Clumps of proteins twisted into aberrant shapes cause the prion diseases that have perplexed biologists for decades. The surprises just keep coming with a new report that the simple clusters of proteins responsible for Mad Cow and other prions diseases may, without help from DNA or RNA, be capable of changing form to escape the [...]

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Observations

Sex with Neandertals Introduced Helpful and Harmful DNA into the Modern Human Genome

Neandertal skull

Over the past few years a number of studies of ancient and contemporary genomes have reached the same stunning conclusion: early human species interbred, and people today carry DNA from archaic humans, including the Neandertals, as a result of those interspecies trysts. Now two new analyses of modern human genomes are providing insights into how [...]

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Observations

Supreme Court Rejects Patents on 2 Naturally Occurring Genes

supreme-court-breast-cancer

When Angelina Jolie announced last month that she decided to get a prophylactic double mastectomy, she based her decision on the presence of the BRCA1 gene in her body—a gene that was detected via a costly medical test. The Supreme Court today unanimously struck down patents on BRCA1 and BRCA2—two genes linked to hereditary forms [...]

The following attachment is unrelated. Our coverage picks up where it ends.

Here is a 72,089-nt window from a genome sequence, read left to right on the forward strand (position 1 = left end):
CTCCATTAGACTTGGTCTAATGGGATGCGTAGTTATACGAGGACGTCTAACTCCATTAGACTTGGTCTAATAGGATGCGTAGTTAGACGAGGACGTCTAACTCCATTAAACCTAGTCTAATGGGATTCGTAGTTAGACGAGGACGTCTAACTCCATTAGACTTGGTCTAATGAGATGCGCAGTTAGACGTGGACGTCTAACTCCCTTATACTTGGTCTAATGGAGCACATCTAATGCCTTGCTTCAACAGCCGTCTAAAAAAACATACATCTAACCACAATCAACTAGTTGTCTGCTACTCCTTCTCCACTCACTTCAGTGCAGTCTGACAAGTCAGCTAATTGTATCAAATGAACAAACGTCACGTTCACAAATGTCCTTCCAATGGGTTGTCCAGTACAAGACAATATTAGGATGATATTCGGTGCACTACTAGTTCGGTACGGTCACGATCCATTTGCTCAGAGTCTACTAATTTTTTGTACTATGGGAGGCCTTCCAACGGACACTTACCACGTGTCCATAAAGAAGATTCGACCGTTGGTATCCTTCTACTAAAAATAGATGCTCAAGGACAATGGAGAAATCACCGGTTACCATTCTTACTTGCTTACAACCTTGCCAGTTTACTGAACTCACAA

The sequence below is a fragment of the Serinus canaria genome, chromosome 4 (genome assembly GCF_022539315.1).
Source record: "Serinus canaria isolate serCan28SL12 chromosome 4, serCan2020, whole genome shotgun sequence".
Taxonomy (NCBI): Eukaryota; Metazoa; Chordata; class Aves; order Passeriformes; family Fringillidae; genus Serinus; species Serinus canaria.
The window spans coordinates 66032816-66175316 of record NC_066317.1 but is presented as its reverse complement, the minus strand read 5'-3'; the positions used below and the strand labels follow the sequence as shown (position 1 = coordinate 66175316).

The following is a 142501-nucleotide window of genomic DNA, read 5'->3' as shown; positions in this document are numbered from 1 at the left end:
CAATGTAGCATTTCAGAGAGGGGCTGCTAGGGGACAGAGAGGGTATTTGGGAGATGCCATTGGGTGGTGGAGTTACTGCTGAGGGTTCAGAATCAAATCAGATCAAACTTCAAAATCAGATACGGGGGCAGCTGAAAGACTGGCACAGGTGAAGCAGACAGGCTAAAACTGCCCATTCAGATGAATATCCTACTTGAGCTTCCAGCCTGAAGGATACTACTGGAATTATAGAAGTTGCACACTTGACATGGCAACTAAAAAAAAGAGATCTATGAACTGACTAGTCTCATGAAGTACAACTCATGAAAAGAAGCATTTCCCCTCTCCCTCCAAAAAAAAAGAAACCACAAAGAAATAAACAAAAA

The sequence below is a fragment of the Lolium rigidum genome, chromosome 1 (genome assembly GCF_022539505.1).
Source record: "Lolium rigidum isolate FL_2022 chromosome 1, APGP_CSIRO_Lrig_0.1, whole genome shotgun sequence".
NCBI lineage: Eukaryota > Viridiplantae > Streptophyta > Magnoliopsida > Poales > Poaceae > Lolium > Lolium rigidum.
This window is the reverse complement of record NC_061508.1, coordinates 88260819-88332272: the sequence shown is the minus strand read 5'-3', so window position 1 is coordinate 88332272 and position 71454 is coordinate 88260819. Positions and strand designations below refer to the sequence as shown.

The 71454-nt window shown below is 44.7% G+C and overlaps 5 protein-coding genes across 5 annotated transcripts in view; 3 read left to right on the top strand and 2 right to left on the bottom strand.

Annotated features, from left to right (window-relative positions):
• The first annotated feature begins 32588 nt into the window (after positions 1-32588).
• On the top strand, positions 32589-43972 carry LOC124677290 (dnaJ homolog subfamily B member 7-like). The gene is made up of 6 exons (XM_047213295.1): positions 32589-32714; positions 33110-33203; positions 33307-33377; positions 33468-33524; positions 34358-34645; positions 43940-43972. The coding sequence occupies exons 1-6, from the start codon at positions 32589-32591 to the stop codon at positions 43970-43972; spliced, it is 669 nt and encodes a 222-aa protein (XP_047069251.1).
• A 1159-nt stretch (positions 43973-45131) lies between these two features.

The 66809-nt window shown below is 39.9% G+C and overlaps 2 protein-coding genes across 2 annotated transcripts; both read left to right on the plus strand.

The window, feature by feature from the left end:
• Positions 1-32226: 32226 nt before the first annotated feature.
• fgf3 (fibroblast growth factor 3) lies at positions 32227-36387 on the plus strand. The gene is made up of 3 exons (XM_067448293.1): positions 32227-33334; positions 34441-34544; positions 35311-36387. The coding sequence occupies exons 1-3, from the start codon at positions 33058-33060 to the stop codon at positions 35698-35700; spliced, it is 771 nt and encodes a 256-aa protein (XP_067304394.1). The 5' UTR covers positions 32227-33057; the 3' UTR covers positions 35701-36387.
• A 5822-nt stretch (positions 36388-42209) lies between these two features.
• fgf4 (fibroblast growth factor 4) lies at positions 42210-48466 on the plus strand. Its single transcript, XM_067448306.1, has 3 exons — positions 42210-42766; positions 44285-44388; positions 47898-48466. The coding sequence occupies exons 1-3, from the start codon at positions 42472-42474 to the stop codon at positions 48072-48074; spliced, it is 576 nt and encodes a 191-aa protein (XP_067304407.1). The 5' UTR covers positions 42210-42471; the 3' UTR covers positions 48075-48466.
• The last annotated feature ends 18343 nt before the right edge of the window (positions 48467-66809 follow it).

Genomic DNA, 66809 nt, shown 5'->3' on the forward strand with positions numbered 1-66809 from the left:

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Observations

Finding My Inner Neandertal

Odds are you carry DNA from a Neandertal, Denisovan or some other archaic human. Just a few years ago such a statement would have been virtually unthinkable. For decades evidence from genetics seemed to support the theory that anatomically modern humans arose as a new species in a single locale in Africa and subsequently spread [...]

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Observations

Why Total Reporting of Genetic Results Is a Bad Idea

Laboratories that sequence an individual’s entire genome should limit the results they report to clinicians and their patients based on certain usability criteria, according to the first set of guidelines on the subject from the American College of Medical Genetics (ACMG). Geneticists simply don’t know what to make of most of the information that they [...]